("Best New Horror")

he sees a place where he will passively fade away, like wallpaper that gets too much sunlight and slowly loses its color. This

... he thought how the young are pierced by love, innocent bodies torn and ruined for no reason, save that it suited someone who held them dear.

I didn't know the inner me was hungry," I said to Art.
"That's because it already starved to death.

I hope if there is another world, we will not be judged too harshly for the things we did wrong here—that we will at least be forgiven for the mistakes we made out of love.

I'm sorry to bother you," she whispered. "When I get excited about a movie I want to talk. I can't help it.

In a friendship, especially in a friendship between two young boys, you are allowed to inflict a certain amount of pain. This is even expected. But you must cause no serious injury; you must never, under any circumstances, leave wounds that will result in permanent scars.

It is my belief that, as a rule, creatures of Happy’s ilk—I am thinking here of canines and men both—more often run free than live caged, and it is in fact a world of mud and feces they desire, a world with no Art in it, or anyone like him, a place where there is no talk of books or God or the worlds beyond this world, a place where the only communication is the hysterical barking of starving and hate-filled dogs.

Max raised the mallet. He stared into her face and wished he could say he was sorry, that he didn't want to do it. When he slammed the mallet down, with an echoing bang, he heard a high, piercing scream and almost screamed himself, believing for an instant it was her, still somehow alive; then realized it was Rudy. Max was powerfully built, with his, deep water-buffalo chest and Dutch farmer's shoulders. With the first blow he had driven the stake over two-thirds of the way in. He only needed to bring the mallet down once more. The blood that squelched up around the wood was cold and had a sticky, viscous consistency.

Max swayed, his head light. His father took his arm.

'Goot,' Abraham whispered into his ear, his arms around him, squeezing him so tightly his ribs creaked. Max felt a little thrill of pleasure - an automatic reaction to the intense, unmistakable affection of his father's embrace - and was sickened by it. 'To do offense to the house of the human spirit, even after its tenant depart, is no easy thing, I know.'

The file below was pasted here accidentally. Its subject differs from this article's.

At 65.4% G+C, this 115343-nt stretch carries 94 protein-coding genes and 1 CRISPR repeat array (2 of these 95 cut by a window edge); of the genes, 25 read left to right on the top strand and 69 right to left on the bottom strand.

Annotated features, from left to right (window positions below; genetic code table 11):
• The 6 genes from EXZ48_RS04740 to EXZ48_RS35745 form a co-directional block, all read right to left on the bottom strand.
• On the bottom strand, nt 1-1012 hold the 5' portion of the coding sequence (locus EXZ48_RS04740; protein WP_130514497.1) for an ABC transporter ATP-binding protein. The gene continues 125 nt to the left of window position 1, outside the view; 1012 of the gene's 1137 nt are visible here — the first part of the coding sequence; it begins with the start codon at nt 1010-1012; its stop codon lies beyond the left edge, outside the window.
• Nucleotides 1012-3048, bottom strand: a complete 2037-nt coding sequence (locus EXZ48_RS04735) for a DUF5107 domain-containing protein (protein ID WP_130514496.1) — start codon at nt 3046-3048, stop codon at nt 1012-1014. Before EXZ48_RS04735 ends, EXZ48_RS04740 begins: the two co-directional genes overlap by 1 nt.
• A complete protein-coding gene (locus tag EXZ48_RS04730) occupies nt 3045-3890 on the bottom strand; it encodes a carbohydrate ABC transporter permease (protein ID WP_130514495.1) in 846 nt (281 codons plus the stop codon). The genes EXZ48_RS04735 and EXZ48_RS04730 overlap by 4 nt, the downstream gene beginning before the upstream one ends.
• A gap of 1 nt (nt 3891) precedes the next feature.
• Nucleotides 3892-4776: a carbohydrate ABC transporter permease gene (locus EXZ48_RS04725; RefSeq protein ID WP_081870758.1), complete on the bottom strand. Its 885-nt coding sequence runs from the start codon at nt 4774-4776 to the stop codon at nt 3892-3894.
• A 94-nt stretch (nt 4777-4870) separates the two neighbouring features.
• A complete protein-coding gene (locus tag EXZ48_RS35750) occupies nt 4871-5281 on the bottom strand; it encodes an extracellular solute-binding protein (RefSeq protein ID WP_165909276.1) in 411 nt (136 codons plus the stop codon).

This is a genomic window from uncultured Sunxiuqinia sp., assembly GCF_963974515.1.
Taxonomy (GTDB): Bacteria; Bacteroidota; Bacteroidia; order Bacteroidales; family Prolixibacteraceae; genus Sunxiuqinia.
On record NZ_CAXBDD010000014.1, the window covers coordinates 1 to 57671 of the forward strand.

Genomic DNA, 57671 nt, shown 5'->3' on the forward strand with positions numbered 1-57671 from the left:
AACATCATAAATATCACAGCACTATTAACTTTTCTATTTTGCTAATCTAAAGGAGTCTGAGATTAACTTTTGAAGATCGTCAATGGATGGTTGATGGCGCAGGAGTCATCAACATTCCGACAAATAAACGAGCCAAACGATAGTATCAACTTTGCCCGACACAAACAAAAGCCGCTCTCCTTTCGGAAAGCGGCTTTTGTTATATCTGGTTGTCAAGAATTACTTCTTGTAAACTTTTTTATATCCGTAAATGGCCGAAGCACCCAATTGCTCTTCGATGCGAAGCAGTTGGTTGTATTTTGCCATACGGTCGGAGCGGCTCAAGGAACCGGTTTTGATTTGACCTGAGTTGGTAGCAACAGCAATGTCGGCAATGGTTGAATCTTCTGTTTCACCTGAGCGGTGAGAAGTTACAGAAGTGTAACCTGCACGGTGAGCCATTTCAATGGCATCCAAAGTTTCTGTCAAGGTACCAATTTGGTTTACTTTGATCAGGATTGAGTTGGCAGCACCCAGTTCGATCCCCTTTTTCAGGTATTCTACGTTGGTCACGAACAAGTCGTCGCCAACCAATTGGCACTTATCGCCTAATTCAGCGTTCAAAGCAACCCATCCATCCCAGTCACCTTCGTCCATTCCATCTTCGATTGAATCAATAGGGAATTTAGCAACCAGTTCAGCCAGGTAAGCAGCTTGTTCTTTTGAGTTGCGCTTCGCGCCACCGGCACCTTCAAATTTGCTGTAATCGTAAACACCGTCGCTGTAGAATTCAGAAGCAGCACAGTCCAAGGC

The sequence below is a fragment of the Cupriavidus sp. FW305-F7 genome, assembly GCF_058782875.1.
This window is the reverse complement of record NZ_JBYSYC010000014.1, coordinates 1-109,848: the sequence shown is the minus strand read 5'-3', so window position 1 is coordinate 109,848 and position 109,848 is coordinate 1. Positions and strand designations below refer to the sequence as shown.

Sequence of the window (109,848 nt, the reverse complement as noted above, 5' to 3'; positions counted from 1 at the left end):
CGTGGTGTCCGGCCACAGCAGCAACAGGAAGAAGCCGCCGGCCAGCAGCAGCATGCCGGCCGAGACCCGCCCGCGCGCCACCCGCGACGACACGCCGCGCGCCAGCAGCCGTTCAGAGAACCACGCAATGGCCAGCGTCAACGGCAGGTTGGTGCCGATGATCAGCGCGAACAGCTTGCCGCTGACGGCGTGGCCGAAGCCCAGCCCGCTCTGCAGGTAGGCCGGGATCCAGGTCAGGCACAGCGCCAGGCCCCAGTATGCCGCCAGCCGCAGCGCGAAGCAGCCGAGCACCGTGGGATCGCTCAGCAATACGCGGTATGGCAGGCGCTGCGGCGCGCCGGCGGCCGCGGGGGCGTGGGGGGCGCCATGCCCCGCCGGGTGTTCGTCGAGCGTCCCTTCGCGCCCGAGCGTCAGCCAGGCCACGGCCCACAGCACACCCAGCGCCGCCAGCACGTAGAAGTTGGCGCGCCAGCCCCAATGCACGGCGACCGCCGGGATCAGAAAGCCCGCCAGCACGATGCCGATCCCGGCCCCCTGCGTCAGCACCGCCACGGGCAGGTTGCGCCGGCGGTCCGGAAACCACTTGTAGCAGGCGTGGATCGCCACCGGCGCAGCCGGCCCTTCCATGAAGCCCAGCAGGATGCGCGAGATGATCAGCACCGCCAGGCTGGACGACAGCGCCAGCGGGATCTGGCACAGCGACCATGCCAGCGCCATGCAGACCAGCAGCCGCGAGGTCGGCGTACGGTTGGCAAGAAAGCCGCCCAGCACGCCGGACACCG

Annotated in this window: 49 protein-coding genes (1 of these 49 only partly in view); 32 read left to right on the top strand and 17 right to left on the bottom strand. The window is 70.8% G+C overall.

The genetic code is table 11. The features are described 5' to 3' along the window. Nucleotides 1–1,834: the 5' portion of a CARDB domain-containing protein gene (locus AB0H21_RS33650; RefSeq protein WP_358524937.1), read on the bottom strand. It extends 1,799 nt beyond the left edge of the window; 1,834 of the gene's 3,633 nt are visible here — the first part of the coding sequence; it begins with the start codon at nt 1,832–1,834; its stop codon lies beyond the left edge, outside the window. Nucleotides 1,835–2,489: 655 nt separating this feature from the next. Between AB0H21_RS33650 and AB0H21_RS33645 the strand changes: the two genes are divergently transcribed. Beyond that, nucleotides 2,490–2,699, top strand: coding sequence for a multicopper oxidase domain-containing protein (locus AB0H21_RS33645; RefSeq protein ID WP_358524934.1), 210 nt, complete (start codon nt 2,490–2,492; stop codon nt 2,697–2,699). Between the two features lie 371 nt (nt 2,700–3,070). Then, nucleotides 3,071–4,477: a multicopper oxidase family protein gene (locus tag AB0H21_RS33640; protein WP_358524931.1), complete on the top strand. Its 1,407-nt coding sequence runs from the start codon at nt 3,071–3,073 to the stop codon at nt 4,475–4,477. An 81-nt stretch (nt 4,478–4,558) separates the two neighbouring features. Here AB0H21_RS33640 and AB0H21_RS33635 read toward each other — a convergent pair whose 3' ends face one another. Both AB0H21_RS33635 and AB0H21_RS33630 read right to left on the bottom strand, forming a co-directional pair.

("Abraham's Boys")

No. I don't think so. It isn't about whether I die. It's about figuring out where. And I've decided. I'm going to see how high I can go. I want to see if it's true. If the sky opens up at the top.

People just have to keep on going, because you never know when something wonderful is going to happen.

Sometimes it seemed to him he was allergic to expressing himself. Often, when he desperately wanted to say a thing, he could actually feel his windpipe closing up on him, cutting off his air.

Taking a thing apart is always faster than putting something together. This is true of everything except marriage.

That uncomfortable buzzing in your head is the hum of thought. I know the sensation must be quite unfamiliar.

The best time to see her is when the place is almost full.

The memory of that day in the dump made him a little sentimental for his father - they had had some good times together, and Buddy had made a decent meal in the end. Really, what else could you ask from a parent?

they had had some good times together, and Buddy had made a decent meal in the end. Really, what else could you ask from a parent? He

This is the way people dream of being kissed, a movie star kiss

When I get excited about a movie I need to talk.

Who knows what may lie around the next corner? There may be a window somewhere ahead. It may look out on a field of sunflowers.

You get an astronaut's life whether you want it or not. Leave it all behind for a world you know nothing about. That's just the deal.

You know someone for a while and then one day a hole opens underneath them, and they fall out of your world.